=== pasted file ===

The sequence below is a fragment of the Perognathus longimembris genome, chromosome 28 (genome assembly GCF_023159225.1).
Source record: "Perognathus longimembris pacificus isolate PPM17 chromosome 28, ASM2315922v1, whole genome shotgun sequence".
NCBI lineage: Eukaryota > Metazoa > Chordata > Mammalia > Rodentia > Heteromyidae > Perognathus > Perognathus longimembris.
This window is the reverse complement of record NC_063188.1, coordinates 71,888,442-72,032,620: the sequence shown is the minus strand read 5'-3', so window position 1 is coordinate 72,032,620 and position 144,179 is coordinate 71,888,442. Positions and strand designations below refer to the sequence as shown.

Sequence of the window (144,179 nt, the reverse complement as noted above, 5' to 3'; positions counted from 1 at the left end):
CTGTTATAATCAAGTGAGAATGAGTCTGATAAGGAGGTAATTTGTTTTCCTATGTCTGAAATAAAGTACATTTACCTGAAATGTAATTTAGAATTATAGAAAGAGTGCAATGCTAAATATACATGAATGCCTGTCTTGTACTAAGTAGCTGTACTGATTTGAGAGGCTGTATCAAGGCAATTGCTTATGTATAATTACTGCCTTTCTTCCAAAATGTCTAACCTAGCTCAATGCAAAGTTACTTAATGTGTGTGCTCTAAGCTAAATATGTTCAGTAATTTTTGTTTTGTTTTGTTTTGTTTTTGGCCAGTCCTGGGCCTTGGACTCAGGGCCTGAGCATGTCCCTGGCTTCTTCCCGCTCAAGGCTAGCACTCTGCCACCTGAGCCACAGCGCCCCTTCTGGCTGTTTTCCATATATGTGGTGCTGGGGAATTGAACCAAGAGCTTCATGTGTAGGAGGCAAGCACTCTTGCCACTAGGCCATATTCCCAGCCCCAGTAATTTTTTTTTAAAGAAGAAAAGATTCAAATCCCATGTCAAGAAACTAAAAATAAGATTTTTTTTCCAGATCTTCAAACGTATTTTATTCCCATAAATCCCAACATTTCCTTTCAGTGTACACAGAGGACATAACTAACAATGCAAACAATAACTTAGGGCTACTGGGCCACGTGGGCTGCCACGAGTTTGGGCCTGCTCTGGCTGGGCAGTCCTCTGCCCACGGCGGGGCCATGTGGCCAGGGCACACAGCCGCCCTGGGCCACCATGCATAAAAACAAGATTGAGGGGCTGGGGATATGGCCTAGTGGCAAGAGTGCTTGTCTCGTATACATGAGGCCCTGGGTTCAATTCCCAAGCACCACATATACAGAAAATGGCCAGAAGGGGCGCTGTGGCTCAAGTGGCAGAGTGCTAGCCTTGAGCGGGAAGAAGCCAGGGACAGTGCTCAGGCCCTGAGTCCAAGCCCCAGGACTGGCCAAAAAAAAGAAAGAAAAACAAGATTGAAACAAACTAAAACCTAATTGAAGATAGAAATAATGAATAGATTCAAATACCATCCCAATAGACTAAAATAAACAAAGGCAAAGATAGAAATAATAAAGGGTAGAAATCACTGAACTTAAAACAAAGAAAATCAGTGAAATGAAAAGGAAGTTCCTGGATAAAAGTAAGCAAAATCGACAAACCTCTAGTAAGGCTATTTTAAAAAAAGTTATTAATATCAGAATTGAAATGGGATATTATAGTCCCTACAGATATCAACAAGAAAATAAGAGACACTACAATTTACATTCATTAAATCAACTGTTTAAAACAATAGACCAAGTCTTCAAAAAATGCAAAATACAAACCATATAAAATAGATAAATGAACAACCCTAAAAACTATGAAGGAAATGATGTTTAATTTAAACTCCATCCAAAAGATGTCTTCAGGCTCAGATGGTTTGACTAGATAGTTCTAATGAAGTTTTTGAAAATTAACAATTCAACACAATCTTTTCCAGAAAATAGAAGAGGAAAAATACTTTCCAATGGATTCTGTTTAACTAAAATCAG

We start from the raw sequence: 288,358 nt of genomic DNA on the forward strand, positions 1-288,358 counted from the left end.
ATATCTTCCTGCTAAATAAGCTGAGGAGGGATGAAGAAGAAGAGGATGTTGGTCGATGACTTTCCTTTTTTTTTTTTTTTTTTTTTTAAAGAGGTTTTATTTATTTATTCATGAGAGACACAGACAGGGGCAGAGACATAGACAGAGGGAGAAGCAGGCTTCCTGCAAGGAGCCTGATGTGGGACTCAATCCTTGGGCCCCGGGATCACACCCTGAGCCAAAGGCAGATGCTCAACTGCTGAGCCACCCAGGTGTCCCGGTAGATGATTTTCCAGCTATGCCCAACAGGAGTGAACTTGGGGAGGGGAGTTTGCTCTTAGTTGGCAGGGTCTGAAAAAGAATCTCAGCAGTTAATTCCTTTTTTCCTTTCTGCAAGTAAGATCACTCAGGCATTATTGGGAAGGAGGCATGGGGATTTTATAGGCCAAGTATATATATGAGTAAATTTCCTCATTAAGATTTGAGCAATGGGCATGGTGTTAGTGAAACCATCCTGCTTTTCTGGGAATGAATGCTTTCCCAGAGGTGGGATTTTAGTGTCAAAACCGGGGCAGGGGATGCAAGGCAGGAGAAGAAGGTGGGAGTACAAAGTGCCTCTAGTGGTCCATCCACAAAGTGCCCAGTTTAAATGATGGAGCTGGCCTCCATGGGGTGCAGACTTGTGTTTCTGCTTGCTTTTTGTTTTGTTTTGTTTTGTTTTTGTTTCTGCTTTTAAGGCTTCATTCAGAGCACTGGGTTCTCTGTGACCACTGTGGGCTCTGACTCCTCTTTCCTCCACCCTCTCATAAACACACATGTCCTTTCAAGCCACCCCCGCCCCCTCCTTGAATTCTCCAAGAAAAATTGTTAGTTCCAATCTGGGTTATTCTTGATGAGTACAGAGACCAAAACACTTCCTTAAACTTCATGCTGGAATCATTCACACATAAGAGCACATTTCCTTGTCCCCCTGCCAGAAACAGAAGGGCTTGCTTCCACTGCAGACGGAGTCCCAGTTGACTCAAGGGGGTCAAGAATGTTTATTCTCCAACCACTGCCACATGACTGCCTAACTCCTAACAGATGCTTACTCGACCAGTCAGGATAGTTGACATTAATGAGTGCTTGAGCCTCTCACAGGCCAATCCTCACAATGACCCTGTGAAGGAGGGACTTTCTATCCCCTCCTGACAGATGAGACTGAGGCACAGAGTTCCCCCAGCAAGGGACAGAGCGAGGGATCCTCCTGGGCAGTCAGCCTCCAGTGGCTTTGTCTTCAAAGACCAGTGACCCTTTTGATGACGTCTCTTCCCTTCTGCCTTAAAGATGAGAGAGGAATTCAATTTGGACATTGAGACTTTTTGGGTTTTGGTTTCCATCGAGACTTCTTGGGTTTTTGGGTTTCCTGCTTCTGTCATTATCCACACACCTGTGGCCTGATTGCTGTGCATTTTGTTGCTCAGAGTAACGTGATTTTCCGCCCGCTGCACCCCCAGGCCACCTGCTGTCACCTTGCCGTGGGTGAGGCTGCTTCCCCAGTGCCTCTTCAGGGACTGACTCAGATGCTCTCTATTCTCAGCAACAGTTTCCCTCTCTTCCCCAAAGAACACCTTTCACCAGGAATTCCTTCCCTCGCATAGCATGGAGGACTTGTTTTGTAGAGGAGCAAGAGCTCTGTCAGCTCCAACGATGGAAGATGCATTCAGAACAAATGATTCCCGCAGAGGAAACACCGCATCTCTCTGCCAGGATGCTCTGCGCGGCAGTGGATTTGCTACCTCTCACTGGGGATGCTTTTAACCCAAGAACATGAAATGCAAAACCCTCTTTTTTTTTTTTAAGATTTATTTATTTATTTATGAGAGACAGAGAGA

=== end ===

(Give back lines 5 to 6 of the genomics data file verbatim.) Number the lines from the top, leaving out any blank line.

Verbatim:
Sequence of the window (144,179 nt, the reverse complement as noted above, 5' to 3'; positions counted from 1 at the left end):
CTGTTATAATCAAGTGAGAATGAGTCTGATAAGGAGGTAATTTGTTTTCCTATGTCTGAAATAAAGTACATTTACCTGAAATGTAATTTAGAATTATAGAAAGAGTGCAATGCTAAATATACATGAATGCCTGTCTTGTACTAAGTAGCTGTACTGATTTGAGAGGCTGTATCAAGGCAATTGCTTATGTATAATTACTGCCTTTCTTCCAAAATGTCTAACCTAGCTCAATGCAAAGTTACTTAATGTGTGTGCTCTAAGCTAAATATGTTCAGTAATTTTTGTTTTGTTTTGTTTTGTTTTTGGCCAGTCCTGGGCCTTGGACTCAGGGCCTGAGCATGTCCCTGGCTTCTTCCCGCTCAAGGCTAGCACTCTGCCACCTGAGCCACAGCGCCCCTTCTGGCTGTTTTCCATATATGTGGTGCTGGGGAATTGAACCAAGAGCTTCATGTGTAGGAGGCAAGCACTCTTGCCACTAGGCCATATTCCCAGCCCCAGTAATTTTTTTTTAAAGAAGAAAAGATTCAAATCCCATGTCAAGAAACTAAAAATAAGATTTTTTTTCCAGATCTTCAAACGTATTTTATTCCCATAAATCCCAACATTTCCTTTCAGTGTACACAGAGGACATAACTAACAATGCAAACAATAACTTAGGGCTACTGGGCCACGTGGGCTGCCACGAGTTTGGGCCTGCTCTGGCTGGGCAGTCCTCTGCCCACGGCGGGGCCATGTGGCCAGGGCACACAGCCGCCCTGGGCCACCATGCATAAAAACAAGATTGAGGGGCTGGGGATATGGCCTAGTGGCAAGAGTGCTTGTCTCGTATACATGAGGCCCTGGGTTCAATTCCCAAGCACCACATATACAGAAAATGGCCAGAAGGGGCGCTGTGGCTCAAGTGGCAGAGTGCTAGCCTTGAGCGGGAAGAAGCCAGGGACAGTGCTCAGGCCCTGAGTCCAAGCCCCAGGACTGGCCAAAAAAAAGAAAGAAAAACAAGATTGAAACAAACTAAAACCTAATTGAAGATAGAAATAATGAATAGATTCAAATACCATCCCAATAGACTAAAATAAACAAAGGCAAAGATAGAAATAATAAAGGGTAGAAATCACTGAACTTAAAACAAAGAAAATCAGTGAAATGAAAAGGAAGTTCCTGGATAAAAGTAAGCAAAATCGACAAACCTCTAGTAAGGCTATTTTAAAAAAAGTTATTAATATCAGAATTGAAATGGGATATTATAGTCCCTACAGATATCAACAAGAAAATAAGAGACACTACAATTTACATTCATTAAATCAACTGTTTAAAACAATAGACCAAGTCTTCAAAAAATGCAAAATACAAACCATATAAAATAGATAAATGAACAACCCTAAAAACTATGAAGGAAATGATGTTTAATTTAAACTCCATCCAAAAGATGTCTTCAGGCTCAGATGGTTTGACTAGATAGTTCTAATGAAGTTTTTGAAAATTAACAATTCAACACAATCTTTTCCAGAAAATAGAAGAGGAAAAATACTTTCCAATGGATTCTGTTTAACTAAAATCAG